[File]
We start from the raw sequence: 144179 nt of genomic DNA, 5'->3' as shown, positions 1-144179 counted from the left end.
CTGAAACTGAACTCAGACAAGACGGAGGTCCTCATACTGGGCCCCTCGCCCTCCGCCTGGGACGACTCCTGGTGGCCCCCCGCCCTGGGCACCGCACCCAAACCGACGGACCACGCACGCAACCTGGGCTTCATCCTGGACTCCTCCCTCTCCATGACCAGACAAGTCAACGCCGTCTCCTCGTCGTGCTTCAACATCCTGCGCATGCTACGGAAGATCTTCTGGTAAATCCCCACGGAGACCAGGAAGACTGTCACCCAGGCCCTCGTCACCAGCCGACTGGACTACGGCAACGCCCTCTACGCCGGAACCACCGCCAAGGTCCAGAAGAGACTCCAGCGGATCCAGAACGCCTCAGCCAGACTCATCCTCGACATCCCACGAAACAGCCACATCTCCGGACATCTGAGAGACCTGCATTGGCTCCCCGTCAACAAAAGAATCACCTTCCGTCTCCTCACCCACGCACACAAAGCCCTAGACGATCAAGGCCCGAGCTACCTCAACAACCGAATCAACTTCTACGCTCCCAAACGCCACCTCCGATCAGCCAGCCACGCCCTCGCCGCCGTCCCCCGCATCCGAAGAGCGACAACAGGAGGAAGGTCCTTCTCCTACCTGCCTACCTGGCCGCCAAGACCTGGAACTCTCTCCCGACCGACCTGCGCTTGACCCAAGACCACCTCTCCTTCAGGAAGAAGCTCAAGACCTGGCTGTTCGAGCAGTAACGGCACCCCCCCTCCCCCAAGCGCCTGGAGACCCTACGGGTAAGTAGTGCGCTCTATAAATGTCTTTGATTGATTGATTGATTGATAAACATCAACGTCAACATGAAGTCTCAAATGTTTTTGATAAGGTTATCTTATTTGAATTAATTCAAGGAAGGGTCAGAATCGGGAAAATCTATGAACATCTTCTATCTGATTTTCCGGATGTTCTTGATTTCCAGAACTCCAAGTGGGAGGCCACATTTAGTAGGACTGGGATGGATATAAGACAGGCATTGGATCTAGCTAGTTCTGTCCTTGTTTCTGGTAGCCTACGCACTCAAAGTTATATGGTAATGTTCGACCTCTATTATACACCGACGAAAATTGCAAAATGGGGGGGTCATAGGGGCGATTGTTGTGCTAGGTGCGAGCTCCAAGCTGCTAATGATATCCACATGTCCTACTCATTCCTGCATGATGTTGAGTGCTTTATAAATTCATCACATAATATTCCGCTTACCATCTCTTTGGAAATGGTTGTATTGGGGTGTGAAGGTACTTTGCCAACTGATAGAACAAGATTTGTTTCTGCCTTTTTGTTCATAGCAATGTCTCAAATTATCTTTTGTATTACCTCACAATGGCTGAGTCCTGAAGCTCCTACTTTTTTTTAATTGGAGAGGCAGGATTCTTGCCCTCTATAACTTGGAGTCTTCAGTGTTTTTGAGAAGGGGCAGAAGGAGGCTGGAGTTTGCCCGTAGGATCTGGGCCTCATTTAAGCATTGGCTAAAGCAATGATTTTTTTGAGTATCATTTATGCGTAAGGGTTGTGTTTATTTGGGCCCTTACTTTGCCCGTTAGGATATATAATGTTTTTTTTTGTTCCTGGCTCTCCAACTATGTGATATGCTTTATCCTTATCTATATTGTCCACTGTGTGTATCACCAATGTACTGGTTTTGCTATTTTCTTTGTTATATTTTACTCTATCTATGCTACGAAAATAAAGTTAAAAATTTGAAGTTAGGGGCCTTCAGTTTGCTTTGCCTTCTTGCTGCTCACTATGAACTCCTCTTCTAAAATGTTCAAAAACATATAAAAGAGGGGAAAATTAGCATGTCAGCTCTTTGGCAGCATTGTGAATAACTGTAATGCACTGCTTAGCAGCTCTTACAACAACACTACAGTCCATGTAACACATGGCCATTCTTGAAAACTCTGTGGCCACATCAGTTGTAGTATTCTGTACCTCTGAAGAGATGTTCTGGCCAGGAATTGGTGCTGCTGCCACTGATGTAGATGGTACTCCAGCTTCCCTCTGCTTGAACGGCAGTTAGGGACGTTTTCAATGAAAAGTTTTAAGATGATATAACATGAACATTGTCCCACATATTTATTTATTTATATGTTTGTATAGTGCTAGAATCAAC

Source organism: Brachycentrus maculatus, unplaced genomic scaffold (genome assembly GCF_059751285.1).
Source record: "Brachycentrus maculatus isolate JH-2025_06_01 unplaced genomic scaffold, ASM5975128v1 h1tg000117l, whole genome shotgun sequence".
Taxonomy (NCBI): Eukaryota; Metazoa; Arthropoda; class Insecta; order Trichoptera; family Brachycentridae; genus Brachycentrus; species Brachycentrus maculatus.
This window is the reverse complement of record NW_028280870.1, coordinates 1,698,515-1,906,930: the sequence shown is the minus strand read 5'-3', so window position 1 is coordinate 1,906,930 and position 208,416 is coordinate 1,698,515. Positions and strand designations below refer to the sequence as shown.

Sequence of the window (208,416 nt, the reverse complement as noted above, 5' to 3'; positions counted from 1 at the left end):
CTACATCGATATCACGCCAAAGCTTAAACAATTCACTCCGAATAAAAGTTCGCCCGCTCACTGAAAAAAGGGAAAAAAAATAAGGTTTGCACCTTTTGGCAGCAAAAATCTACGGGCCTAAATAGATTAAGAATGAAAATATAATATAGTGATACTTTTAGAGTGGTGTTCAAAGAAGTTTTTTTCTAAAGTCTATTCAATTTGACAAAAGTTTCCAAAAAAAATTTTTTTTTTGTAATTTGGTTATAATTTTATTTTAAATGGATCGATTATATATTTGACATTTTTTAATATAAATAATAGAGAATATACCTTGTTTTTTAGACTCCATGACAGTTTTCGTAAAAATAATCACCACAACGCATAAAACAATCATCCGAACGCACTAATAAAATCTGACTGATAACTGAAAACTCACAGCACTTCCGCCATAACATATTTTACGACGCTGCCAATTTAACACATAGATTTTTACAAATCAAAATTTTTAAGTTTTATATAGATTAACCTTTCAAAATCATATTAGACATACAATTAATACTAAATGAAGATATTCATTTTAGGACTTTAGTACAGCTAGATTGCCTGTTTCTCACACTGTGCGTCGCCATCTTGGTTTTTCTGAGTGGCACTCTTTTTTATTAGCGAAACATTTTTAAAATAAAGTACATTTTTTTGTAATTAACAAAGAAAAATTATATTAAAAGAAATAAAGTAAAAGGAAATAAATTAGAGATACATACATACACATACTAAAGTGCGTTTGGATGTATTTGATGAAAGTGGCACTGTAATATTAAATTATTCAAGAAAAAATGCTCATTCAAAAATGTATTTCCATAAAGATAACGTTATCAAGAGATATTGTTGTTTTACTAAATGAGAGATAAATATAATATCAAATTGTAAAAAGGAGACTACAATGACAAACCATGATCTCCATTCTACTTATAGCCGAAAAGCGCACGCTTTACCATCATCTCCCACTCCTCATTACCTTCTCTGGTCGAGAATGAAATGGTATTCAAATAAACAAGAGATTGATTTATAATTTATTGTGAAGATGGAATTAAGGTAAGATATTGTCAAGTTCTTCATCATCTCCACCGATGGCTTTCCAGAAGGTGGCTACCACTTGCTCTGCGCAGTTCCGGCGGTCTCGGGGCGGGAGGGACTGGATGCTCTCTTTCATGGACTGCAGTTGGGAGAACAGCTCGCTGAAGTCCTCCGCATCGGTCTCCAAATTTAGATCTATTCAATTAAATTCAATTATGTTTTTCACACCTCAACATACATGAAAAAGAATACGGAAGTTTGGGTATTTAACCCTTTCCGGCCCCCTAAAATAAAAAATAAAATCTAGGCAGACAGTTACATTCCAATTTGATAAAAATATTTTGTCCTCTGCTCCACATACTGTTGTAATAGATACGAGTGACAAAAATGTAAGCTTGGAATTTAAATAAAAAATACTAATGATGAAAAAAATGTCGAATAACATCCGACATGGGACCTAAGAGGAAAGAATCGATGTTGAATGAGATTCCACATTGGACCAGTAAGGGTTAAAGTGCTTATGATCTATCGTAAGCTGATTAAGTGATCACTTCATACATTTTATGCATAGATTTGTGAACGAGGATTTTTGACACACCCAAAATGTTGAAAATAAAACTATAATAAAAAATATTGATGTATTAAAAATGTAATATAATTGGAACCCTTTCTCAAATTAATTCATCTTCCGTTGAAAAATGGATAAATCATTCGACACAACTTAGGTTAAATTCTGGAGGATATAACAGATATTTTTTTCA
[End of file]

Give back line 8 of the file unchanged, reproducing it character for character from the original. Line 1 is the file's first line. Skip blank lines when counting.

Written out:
CTACATCGATATCACGCCAAAGCTTAAACAATTCACTCCGAATAAAAGTTCGCCCGCTCACTGAAAAAAGGGAAAAAAAATAAGGTTTGCACCTTTTGGCAGCAAAAATCTACGGGCCTAAATAGATTAAGAATGAAAATATAATATAGTGATACTTTTAGAGTGGTGTTCAAAGAAGTTTTTTTCTAAAGTCTATTCAATTTGACAAAAGTTTCCAAAAAAAATTTTTTTTTTGTAATTTGGTTATAATTTTATTTTAAATGGATCGATTATATATTTGACATTTTTTAATATAAATAATAGAGAATATACCTTGTTTTTTAGACTCCATGACAGTTTTCGTAAAAATAATCACCACAACGCATAAAACAATCATCCGAACGCACTAATAAAATCTGACTGATAACTGAAAACTCACAGCACTTCCGCCATAACATATTTTACGACGCTGCCAATTTAACACATAGATTTTTACAAATCAAAATTTTTAAGTTTTATATAGATTAACCTTTCAAAATCATATTAGACATACAATTAATACTAAATGAAGATATTCATTTTAGGACTTTAGTACAGCTAGATTGCCTGTTTCTCACACTGTGCGTCGCCATCTTGGTTTTTCTGAGTGGCACTCTTTTTTATTAGCGAAACATTTTTAAAATAAAGTACATTTTTTTGTAATTAACAAAGAAAAATTATATTAAAAGAAATAAAGTAAAAGGAAATAAATTAGAGATACATACATACACATACTAAAGTGCGTTTGGATGTATTTGATGAAAGTGGCACTGTAATATTAAATTATTCAAGAAAAAATGCTCATTCAAAAATGTATTTCCATAAAGATAACGTTATCAAGAGATATTGTTGTTTTACTAAATGAGAGATAAATATAATATCAAATTGTAAAAAGGAGACTACAATGACAAACCATGATCTCCATTCTACTTATAGCCGAAAAGCGCACGCTTTACCATCATCTCCCACTCCTCATTACCTTCTCTGGTCGAGAATGAAATGGTATTCAAATAAACAAGAGATTGATTTATAATTTATTGTGAAGATGGAATTAAGGTAAGATATTGTCAAGTTCTTCATCATCTCCACCGATGGCTTTCCAGAAGGTGGCTACCACTTGCTCTGCGCAGTTCCGGCGGTCTCGGGGCGGGAGGGACTGGATGCTCTCTTTCATGGACTGCAGTTGGGAGAACAGCTCGCTGAAGTCCTCCGCATCGGTCTCCAAATTTAGATCTATTCAATTAAATTCAATTATGTTTTTCACACCTCAACATACATGAAAAAGAATACGGAAGTTTGGGTATTTAACCCTTTCCGGCCCCCTAAAATAAAAAATAAAATCTAGGCAGACAGTTACATTCCAATTTGATAAAAATATTTTGTCCTCTGCTCCACATACTGTTGTAATAGATACGAGTGACAAAAATGTAAGCTTGGAATTTAAATAAAAAATACTAATGATGAAAAAAATGTCGAATAACATCCGACATGGGACCTAAGAGGAAAGAATCGATGTTGAATGAGATTCCACATTGGACCAGTAAGGGTTAAAGTGCTTATGATCTATCGTAAGCTGATTAAGTGATCACTTCATACATTTTATGCATAGATTTGTGAACGAGGATTTTTGACACACCCAAAATGTTGAAAATAAAACTATAATAAAAAATATTGATGTATTAAAAATGTAATATAATTGGAACCCTTTCTCAAATTAATTCATCTTCCGTTGAAAAATGGATAAATCATTCGACACAACTTAGGTTAAATTCTGGAGGATATAACAGATATTTTTTTCA